The 11-inch Air’s trackpad is still smooth, responsive, and easily the best in its class, but it’s not as good as the larger model just because there’s not as much room to roam. I can’t scroll as quickly or move around the screen in a single swipe anymore, and the whole computer just feels slightly cramped in a way a larger machine doesn’t. I found myself sitting closer to it, hunched over 12 inches away from the screen, staring into the bright display.
This is the ongoing story of the 11-inch Air: tiny computers require tiny sacrifices. Though its 11.6-inch, 1366 x 768 display is actually slightly sharper than the 1440 x 900, 13.3-inch display on the larger model (135ppi vs. 128), that doesn’t change the fact that the smaller display makes multitasking harder and isn’t as good for watching movies. Plus, both screens start to look old-fashioned next to the super high-res screens on the MacBook Pro with Retina display, or the Sony VAIO Pro, or the Toshiba Kirabook.
Class-leading battery life, but Apple already broke that curve
Even battery life is great without being quite as good as the larger Air. I got 10 hours, 23 minutes on the Verge Battery Test, which cycles through popular websites and high-res images at 65 percent brightness, while in Safari. In Chrome, that number was 8 hours, 51 minutes. Both are class-leading numbers, except when compared to the larger Air and its astonishing 13-plus hours of longevity.
Performance is otherwise roughly what I expected — very slightly better gaming and graphics performance, and better compatibility with the latest Wi-Fi standards thanks to a small upgrade from Apple. But it's basically identical in everyday use — it's fast and smooth, though there's the occasional stutter and scrolling jump — and nearly equal in GeekBench scores as well (6,113 on the current model). Since they both run the same 1.3GHz Core i5 Haswell processor with 4GB of RAM, there’s no obvious difference between sizes, either. Or even between Haswell and Ivy Bridge, except for that ridiculous battery life.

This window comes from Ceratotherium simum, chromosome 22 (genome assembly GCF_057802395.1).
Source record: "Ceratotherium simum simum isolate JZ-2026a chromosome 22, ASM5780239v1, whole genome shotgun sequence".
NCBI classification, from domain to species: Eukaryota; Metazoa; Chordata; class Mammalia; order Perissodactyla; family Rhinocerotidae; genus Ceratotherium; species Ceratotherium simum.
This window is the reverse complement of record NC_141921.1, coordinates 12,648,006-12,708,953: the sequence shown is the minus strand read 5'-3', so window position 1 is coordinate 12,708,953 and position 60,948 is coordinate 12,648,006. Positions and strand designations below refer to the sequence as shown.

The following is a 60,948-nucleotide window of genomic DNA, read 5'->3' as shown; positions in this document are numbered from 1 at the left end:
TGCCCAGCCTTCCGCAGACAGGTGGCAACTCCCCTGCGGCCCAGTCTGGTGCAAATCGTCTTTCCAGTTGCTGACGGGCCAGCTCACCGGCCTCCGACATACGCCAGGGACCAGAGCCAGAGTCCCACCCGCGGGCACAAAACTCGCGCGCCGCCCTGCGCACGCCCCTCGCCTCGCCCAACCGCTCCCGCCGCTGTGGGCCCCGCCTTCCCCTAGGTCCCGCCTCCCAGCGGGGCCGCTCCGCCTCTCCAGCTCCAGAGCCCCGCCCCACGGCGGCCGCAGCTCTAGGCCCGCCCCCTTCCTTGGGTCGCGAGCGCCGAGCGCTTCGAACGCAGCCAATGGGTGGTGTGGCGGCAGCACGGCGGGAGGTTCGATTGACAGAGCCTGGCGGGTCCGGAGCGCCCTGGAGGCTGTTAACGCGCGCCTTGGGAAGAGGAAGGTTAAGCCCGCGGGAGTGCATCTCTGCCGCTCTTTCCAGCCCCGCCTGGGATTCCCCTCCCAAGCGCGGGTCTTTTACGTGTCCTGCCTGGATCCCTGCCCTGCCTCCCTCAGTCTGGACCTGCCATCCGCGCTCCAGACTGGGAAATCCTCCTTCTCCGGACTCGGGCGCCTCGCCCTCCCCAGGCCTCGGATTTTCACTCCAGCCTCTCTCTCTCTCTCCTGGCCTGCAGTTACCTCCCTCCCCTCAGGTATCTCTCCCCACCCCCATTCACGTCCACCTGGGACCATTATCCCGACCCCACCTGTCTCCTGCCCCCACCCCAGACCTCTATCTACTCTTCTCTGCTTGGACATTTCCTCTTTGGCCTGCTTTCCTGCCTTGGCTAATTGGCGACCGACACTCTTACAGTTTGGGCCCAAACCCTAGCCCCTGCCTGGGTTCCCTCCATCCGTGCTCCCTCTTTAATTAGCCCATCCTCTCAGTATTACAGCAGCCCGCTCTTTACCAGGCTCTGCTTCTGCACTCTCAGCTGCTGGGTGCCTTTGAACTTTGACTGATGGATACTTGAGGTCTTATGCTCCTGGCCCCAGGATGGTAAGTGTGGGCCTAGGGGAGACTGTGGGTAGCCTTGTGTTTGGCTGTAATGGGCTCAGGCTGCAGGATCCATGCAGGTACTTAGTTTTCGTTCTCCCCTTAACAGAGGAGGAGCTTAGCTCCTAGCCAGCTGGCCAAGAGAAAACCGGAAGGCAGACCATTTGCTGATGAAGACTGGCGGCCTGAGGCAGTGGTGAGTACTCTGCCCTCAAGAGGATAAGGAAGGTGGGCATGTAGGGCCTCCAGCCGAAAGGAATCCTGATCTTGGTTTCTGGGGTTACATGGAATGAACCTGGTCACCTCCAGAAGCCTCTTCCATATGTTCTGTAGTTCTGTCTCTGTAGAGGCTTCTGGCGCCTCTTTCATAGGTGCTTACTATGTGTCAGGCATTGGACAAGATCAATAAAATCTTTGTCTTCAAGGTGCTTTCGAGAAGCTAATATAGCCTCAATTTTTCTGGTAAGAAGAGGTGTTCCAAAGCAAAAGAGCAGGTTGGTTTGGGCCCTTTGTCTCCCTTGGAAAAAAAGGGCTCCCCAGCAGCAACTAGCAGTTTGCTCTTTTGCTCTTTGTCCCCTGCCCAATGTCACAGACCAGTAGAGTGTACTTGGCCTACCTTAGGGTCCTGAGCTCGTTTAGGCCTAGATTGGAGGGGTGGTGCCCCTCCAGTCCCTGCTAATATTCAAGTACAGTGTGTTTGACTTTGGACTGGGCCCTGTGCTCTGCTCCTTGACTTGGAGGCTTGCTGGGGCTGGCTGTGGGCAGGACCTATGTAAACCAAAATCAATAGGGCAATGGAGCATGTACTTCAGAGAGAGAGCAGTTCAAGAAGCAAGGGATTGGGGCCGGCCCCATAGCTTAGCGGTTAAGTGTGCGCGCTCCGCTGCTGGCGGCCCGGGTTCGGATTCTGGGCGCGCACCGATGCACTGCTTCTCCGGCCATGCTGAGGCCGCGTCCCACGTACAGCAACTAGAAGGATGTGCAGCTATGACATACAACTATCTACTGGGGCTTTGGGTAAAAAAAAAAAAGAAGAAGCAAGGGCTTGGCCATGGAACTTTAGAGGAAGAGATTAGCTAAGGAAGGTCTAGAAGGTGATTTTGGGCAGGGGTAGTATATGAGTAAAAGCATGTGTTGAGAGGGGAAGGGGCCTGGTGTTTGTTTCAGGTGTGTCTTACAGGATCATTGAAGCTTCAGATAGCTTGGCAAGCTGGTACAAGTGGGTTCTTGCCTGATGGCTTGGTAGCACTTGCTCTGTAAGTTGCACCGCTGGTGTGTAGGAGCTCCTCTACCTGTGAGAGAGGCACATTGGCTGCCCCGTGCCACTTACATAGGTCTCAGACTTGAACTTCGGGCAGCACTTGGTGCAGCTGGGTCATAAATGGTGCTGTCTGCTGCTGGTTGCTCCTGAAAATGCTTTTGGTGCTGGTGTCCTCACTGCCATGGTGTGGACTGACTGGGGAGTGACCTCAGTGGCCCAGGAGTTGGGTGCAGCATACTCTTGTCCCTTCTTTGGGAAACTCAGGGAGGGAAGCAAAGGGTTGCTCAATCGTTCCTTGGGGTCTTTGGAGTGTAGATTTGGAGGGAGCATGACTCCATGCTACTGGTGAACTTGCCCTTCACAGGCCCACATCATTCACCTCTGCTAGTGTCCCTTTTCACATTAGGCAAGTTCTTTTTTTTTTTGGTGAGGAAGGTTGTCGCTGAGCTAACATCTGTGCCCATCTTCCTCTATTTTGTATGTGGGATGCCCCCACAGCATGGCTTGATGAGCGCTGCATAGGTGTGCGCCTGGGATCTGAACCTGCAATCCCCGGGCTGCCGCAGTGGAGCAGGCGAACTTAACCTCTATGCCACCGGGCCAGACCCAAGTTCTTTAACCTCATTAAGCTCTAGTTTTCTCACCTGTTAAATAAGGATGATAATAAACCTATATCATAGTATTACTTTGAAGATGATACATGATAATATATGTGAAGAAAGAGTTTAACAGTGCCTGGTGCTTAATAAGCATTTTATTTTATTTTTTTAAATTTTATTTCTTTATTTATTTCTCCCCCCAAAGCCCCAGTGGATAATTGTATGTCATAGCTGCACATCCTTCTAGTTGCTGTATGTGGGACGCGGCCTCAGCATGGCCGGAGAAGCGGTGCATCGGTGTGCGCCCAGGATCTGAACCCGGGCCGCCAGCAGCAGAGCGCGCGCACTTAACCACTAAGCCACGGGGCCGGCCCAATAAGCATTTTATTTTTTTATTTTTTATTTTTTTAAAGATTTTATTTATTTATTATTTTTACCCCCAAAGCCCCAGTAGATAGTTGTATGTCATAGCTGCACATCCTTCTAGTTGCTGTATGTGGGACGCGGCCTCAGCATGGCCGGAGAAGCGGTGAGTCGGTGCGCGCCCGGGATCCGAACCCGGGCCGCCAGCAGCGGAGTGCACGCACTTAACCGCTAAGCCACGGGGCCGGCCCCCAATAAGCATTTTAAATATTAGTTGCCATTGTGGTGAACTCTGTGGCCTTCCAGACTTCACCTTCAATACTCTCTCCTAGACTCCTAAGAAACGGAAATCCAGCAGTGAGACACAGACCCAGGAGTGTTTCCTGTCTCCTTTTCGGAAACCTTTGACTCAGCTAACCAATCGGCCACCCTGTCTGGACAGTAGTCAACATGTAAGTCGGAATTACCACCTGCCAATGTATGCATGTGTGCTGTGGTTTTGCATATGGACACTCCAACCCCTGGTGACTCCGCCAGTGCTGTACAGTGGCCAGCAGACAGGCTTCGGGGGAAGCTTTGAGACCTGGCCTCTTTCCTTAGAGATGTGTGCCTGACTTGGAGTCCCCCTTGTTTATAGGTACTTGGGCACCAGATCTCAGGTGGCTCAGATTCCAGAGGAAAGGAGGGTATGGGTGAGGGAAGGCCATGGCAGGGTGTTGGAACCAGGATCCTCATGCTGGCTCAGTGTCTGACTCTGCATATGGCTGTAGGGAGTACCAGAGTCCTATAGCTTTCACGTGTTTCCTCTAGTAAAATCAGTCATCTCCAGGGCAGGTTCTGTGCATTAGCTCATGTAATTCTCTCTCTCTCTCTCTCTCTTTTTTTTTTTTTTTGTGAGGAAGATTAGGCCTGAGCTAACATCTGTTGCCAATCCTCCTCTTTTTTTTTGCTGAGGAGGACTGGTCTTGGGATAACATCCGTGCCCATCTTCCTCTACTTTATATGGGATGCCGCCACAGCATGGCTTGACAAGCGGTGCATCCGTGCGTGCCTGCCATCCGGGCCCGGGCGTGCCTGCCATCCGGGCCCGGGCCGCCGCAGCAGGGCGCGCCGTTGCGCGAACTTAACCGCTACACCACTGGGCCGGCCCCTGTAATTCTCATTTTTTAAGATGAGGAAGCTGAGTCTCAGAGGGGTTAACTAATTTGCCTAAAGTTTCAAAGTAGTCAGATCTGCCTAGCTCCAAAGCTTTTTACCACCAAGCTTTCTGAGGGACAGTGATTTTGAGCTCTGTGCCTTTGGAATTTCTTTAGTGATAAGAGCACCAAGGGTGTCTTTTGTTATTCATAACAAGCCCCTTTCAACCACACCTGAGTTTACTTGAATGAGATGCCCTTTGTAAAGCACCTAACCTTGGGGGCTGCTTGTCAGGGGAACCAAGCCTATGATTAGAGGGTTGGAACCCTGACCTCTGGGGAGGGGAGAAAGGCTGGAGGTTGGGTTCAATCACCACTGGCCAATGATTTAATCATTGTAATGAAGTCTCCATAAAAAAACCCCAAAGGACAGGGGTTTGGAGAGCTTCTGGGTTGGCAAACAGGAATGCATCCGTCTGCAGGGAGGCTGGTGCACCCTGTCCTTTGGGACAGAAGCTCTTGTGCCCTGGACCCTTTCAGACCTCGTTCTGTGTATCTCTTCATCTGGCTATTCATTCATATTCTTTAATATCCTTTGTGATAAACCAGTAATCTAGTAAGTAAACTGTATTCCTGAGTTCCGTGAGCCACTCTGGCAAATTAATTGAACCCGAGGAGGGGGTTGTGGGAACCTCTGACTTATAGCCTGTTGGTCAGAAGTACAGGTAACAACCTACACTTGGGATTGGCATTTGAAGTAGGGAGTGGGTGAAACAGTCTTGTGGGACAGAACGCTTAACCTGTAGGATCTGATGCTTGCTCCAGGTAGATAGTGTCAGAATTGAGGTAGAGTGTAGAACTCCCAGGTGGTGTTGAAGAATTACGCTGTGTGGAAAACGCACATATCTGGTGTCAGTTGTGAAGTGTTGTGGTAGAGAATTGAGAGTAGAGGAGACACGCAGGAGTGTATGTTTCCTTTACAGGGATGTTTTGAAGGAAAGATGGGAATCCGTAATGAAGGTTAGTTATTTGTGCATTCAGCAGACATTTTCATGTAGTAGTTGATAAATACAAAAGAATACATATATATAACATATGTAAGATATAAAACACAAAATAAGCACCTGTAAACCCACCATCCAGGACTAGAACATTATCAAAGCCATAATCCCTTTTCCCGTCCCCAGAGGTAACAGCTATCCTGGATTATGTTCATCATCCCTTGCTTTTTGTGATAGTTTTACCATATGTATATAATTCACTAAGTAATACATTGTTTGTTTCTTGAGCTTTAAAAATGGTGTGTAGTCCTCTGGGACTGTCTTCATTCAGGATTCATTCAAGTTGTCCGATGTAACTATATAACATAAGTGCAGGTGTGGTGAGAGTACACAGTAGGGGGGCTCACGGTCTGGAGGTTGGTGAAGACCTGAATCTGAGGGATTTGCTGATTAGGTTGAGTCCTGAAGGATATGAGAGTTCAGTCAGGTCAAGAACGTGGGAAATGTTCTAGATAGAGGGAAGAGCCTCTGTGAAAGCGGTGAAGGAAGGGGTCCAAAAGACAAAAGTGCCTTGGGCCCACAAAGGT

There's exactly one reason you should buy the 11-inch MacBook Air: you want the absolute smallest computer you can buy, and you don't want a Windows PC. There are plenty of reasons to buy an Air, from the fantastic battery life to the world-beating keyboard and trackpad, but only buy the $999 11-inch model if small is your endgame. If small is your endgame, though, the Sony VAIO Pro is even smaller — but you're probably better off with a device like the Lenovo Yoga 11S, because the touch- and tablet-friendly modes are so well-suited to a device this size. I’m increasingly convinced 11.6 inches is the perfect size for a tablet / laptop hybrid device like the HP Envy X2 or the Yoga 11S. But without a touchscreen, without the eminently adaptable Windows live tiles, the 11-inch Air just feels like a laptop made slightly too small.
The 13-inch Air is plenty small and plenty portable, and from the bigger screen and roomier touchpad to better battery life and SD card slot, it’s just a better laptop. Spend $100 more, buy a slightly larger bag, and get the big tiny computer. That’s what I’m doing, anyway.